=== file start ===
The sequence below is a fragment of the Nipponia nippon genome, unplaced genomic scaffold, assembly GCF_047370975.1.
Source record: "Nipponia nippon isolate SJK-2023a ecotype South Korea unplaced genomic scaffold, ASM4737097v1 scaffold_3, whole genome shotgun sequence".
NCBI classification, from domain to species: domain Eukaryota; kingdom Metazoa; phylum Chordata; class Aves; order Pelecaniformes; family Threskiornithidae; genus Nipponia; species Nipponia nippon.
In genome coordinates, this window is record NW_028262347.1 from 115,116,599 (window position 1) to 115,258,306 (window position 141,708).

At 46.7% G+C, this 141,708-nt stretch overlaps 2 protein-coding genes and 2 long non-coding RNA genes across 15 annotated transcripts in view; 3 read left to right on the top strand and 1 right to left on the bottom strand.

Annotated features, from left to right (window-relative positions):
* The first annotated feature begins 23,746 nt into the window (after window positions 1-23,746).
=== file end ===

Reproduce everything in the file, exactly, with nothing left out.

The sequence below is a fragment of the Nipponia nippon genome, unplaced genomic scaffold, assembly GCF_047370975.1.
Source record: "Nipponia nippon isolate SJK-2023a ecotype South Korea unplaced genomic scaffold, ASM4737097v1 scaffold_3, whole genome shotgun sequence".
NCBI classification, from domain to species: domain Eukaryota; kingdom Metazoa; phylum Chordata; class Aves; order Pelecaniformes; family Threskiornithidae; genus Nipponia; species Nipponia nippon.
In genome coordinates, this window is record NW_028262347.1 from 115,116,599 (window position 1) to 115,258,306 (window position 141,708).

At 46.7% G+C, this 141,708-nt stretch overlaps 2 protein-coding genes and 2 long non-coding RNA genes across 15 annotated transcripts in view; 3 read left to right on the top strand and 1 right to left on the bottom strand.

Annotated features, from left to right (window-relative positions):
* The first annotated feature begins 23,746 nt into the window (after window positions 1-23,746).